Larry Nelson, K-12 global group manager for Sun Microsystems, points up the role the new expectations play in pushing schools toward providing Web access to distribute information and technologies. "Schools are getting taxed more and more in time and requirements for data reporting and access," he says. "But often they have legacy systems that they cannot replace as quickly or as often as they would like. By using the Web and Web services, they can keep their legacy systems while providing the broadly distributed data access that is increasingly demanded of them."
Up to Date in Georgia
One K-12 district that has made impressive IT strides is fast-growing Forsyth County (Ga.) Public Schools. Its system cost $16 million to start and includes a fiber optic network. Funded initially with $8 million from a district bond referendum, Forsyth's IT system receives additional millions every two years from a special purpose local sales tax. The district now spends about $600 per student annually in instructional and administrative technologies, including support personnel, according to Bailey Mitchell, director of technology services. "But we strongly believe that it is worth the investment."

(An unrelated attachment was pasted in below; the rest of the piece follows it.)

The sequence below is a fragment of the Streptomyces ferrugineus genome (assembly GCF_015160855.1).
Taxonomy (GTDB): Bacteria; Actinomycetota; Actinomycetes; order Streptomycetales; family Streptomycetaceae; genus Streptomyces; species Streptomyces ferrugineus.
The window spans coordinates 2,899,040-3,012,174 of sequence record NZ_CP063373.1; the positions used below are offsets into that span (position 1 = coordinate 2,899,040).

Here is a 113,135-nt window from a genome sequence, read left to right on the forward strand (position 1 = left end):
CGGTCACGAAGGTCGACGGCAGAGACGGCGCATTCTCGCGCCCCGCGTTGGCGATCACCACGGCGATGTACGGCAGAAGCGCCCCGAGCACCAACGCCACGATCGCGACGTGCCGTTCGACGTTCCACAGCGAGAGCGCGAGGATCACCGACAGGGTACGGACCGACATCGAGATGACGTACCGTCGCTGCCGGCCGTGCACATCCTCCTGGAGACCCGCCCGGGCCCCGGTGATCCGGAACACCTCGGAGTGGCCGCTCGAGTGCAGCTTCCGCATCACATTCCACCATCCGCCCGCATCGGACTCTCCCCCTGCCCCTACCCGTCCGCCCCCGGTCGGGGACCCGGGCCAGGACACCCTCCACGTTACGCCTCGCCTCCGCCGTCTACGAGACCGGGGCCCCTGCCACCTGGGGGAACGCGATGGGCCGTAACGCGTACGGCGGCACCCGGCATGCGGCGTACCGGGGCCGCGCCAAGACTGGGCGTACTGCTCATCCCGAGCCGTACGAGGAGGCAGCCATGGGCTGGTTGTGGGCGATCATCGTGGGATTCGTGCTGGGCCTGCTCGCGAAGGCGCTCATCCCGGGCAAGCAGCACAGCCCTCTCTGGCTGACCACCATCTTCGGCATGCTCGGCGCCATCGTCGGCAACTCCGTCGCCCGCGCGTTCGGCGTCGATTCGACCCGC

Every classroom in the 19,000-student Forsyth County district has four or five desktop PCs, and every teacher has a personal laptop that can be hooked up to the classroom television for PowerPoint or other demonstrations. Up to 30 additional wireless laptops can be rolled into classrooms on their own "base module," giving students Internet access right at their desks. Every teacher has a telephone with voicemail. Teachers take attendance by clicking on photographs of their students arranged in neat rows on their computer monitors, and they can determine whether a missing student is absent or skipping class right on their laptop. Grades are electronically compiled, with report cards generated by computer. Teacher communications with parents are launched via e-mail with the click of a mouse.